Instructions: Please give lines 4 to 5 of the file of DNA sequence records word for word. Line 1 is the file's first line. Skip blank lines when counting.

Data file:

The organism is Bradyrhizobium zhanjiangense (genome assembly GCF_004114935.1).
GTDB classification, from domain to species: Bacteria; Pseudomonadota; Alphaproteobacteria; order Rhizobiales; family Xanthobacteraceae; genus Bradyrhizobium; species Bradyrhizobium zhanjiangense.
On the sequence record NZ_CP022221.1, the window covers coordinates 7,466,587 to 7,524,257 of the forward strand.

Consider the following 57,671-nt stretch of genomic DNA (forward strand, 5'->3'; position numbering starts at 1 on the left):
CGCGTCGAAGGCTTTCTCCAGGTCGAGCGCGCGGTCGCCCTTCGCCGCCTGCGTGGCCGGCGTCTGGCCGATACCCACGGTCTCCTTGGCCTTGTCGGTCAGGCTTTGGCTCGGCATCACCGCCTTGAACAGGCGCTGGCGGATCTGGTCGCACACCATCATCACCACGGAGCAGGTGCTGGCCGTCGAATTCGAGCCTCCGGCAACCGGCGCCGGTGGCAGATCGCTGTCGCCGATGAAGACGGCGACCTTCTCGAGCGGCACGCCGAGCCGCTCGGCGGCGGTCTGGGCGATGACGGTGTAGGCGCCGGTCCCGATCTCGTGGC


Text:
Consider the following 57,671-nt stretch of genomic DNA (forward strand, 5'->3'; position numbering starts at 1 on the left):
CGCGTCGAAGGCTTTCTCCAGGTCGAGCGCGCGGTCGCCCTTCGCCGCCTGCGTGGCCGGCGTCTGGCCGATACCCACGGTCTCCTTGGCCTTGTCGGTCAGGCTTTGGCTCGGCATCACCGCCTTGAACAGGCGCTGGCGGATCTGGTCGCACACCATCATCACCACGGAGCAGGTGCTGGCCGTCGAATTCGAGCCTCCGGCAACCGGCGCCGGTGGCAGATCGCTGTCGCCGATGAAGACGGCGACCTTCTCGAGCGGCACGCCGAGCCGCTCGGCGGCGGTCTGGGCGATGACGGTGTAGGCGCCGGTCCCGATCTCGTGGC